‘Rebels Vol. 1: A Well-Regulated Militia’ Graphic Novel Review
Written by: Brian Wood; Art by: Andrea Mutti, Matthew Woodson, Ariela Kristantina, Tristan Jones; Coloring by: Jordie Bellaire; Cover Art by: Tula Lotay
Rebels Volume 1: A Well-Regulated Militia exemplifies quality storytelling. This historical fiction is beautifully written and easily captures the interests of its readers within the first few panels. The stories within the volume touch upon various facets of life in the thirteen colonies. With narratives covering the Green Mountain Boys and Molly Pitcher to thoughtful accounts from a young Shawnee man and a British soldier respectively, Rebels takes various tales and weaves together a patchwork of experiences reflective of the beginnings of the American narrative.
The volume consists of five stories, one of which spans over several issues and begins readers’ journey through America’s formative years. This tale centers around a character named Seth Abbott. His story begins by allowing readers to see a condensed depiction of his childhood and the relationship he had with his quiet and emotionally disconnected father.
Shortly into the narrative, Seth relays a need to receive an indication of his father’s attention, approval, and love, and the opportunity to attain those things presents itself when the prospect of war arises. During this high-tension period, the father that appears indifferent to his son is finally taking an interest.
The father’s level of acknowledgment towards his son completely shifts when he realizes the family’s home and lifestyle are being threatened by the British. With swift action necessary to protect their livelihood, Seth’s father begins to carefully train the boy for battle; soon, a connection begins to develop between the two.
Unfortunately, when Seth feels he has disappointed his father, he finds himself vowing to make up for it with his rifle, his hands, and his courage. There will not be a shortage of chances for Seth to live up to his word either, for the young man will soon find himself playing an important part in the colonies’ liberation. However, it is not the only role Seth must adequately perform. Mr. Abbott becomes a married man, and with that, he must find a way to balance his longing to fight the British while attending to his wife and their marriage. The question is, will he successfully manage both responsibilities?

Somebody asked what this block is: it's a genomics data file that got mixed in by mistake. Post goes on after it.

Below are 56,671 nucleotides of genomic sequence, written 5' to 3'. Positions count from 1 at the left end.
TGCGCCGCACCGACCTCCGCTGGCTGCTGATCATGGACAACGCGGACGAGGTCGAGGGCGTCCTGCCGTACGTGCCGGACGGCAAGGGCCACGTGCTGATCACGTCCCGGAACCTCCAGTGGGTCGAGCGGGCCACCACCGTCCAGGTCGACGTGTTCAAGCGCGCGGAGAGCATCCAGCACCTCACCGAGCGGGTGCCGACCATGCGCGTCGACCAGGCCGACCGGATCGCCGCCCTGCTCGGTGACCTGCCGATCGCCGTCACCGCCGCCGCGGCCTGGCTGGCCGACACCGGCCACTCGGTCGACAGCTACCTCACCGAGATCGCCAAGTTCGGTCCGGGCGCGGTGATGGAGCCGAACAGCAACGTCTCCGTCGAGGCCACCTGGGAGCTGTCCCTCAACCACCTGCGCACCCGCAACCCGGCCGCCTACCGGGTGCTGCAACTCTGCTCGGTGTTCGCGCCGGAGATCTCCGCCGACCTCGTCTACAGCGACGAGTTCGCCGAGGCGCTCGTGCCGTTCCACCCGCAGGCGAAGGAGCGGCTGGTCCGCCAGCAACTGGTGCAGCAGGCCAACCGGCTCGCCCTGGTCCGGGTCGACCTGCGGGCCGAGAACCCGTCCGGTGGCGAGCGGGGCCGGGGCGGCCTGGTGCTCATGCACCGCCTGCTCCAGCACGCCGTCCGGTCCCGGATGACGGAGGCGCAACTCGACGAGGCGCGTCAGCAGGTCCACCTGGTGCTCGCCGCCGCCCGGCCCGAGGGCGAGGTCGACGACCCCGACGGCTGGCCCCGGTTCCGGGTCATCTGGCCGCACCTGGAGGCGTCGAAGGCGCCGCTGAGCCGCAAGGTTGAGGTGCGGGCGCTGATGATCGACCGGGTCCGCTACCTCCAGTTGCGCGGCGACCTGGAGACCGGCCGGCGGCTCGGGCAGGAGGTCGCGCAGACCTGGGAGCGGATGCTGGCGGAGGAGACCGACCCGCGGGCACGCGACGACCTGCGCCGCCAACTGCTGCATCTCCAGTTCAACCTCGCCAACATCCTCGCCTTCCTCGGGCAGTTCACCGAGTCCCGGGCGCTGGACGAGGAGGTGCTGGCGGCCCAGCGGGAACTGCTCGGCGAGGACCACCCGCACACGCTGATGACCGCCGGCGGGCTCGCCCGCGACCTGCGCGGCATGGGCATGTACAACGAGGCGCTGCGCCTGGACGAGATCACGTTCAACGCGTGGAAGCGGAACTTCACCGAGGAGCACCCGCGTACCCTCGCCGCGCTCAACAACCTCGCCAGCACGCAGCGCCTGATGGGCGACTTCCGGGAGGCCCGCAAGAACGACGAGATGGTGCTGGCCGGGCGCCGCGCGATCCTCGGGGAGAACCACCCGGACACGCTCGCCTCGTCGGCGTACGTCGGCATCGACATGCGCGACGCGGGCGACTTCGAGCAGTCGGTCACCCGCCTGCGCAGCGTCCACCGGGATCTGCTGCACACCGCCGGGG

Rebels captivates readers quickly with an emotionally charged opening dialogue that not only encourages readers to sympathize with its main protagonist but also provides a more complex literary journey. Readers will not simply follow the dramatic and chaotic adventures of Seth Abbott; they will watch his character grow. He will overcome personal shortcomings related to his childhood and find a sense of validation within himself and his accomplishments. The growth Seth experiences prompts him to reflect about the boy he was, the man he is, and the decisions he has made the past several years, and it makes for truly engaging reading.
The carefully thought-out drawings and design make this volume that much more impressive as well. Each panel allows a fluidity that is hard to obtain in comics; yet, the artists who worked on Rebels were able to make the continuation from each panel seamless. Every illustration is impactful and takes on a cinematic quality. The resulting reading experience makes the story much too easy to readily consume, and that may be the only downfall this graphic novel possess.